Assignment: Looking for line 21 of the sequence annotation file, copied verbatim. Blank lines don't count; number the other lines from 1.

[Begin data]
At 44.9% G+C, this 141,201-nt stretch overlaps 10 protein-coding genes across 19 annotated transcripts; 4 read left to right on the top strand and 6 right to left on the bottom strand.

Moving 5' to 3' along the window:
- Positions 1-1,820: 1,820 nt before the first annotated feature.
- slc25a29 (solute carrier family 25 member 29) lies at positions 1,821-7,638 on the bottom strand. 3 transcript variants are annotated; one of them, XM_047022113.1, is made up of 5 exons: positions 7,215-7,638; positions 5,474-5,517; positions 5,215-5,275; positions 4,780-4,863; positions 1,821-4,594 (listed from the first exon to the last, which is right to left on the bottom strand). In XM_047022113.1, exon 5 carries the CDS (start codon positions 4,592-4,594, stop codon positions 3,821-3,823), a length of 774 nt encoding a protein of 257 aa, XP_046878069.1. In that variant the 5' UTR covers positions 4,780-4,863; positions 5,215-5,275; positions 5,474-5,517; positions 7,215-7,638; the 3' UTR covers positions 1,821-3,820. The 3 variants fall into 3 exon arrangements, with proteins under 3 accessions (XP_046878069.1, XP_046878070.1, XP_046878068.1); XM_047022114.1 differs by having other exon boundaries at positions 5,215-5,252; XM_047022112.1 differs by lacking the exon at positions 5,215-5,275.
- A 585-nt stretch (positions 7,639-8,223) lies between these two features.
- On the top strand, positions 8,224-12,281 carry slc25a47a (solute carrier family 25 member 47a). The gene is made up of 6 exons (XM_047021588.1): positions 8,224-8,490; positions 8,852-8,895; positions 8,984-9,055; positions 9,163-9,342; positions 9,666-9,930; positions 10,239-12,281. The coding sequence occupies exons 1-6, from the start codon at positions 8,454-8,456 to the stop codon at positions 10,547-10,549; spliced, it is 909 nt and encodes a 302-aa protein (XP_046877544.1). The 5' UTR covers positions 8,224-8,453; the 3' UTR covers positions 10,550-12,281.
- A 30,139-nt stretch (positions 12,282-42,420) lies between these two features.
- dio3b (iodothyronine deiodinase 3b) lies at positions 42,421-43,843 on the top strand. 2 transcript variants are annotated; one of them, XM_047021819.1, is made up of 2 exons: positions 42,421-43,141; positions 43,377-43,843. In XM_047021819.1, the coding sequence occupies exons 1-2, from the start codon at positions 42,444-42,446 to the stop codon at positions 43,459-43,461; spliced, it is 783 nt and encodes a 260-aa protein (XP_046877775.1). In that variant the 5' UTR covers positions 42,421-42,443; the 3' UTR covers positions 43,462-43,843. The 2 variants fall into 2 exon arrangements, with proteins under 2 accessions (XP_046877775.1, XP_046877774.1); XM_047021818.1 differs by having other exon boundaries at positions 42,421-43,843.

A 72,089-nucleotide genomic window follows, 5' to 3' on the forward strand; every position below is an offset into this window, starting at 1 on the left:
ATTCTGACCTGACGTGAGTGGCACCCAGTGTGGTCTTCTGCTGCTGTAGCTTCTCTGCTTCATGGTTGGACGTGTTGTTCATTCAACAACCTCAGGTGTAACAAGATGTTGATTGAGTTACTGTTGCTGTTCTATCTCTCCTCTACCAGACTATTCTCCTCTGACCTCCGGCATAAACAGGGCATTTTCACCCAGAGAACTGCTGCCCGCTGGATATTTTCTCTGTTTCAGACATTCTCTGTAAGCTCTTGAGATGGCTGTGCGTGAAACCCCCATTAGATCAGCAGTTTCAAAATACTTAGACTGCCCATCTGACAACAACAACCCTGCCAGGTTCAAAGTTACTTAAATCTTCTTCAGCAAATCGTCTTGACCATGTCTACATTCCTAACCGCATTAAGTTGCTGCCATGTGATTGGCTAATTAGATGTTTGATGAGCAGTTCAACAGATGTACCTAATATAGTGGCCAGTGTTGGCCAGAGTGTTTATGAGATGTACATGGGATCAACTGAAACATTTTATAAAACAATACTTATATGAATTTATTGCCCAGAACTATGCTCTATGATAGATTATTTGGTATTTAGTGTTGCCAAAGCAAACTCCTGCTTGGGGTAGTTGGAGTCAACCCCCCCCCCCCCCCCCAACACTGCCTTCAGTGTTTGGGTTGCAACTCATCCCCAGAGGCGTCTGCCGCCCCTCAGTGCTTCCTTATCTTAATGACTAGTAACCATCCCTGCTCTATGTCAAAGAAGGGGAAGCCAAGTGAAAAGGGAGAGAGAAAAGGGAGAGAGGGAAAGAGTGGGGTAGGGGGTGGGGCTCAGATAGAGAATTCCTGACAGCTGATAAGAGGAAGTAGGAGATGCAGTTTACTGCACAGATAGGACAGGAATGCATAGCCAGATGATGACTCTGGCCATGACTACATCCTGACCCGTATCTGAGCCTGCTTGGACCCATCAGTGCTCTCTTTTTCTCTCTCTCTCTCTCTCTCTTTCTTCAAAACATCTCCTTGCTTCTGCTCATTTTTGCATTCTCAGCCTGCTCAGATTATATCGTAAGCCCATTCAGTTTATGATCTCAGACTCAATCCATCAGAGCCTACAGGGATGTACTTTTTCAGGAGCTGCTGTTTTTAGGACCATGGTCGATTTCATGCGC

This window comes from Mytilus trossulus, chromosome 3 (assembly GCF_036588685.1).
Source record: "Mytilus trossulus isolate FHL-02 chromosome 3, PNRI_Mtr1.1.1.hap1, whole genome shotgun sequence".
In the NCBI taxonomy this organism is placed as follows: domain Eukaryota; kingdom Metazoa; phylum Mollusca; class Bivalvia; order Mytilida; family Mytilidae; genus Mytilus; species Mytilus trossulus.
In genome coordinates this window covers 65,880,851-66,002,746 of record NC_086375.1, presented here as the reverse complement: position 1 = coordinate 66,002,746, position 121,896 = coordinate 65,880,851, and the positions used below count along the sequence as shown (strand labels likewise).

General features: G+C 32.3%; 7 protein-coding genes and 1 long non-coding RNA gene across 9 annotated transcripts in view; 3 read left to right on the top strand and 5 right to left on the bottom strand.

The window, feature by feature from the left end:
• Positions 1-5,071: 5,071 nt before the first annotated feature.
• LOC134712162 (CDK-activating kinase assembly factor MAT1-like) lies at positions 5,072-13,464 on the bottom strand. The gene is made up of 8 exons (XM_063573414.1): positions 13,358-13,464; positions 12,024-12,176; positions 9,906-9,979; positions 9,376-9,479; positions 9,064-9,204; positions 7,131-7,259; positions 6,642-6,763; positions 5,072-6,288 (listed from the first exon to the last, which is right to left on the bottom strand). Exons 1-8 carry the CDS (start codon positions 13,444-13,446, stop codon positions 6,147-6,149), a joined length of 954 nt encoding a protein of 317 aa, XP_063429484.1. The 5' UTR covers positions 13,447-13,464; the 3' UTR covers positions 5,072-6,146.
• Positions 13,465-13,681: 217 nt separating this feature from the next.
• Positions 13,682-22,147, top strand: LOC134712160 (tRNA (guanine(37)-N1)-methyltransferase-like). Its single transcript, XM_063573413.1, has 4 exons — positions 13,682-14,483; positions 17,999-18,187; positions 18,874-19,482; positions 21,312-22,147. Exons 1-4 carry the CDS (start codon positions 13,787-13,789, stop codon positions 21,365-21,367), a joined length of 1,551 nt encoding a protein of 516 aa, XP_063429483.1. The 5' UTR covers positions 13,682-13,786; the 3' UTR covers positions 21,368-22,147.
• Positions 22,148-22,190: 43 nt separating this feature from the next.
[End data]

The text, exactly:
• Positions 22,148-22,190: 43 nt separating this feature from the next.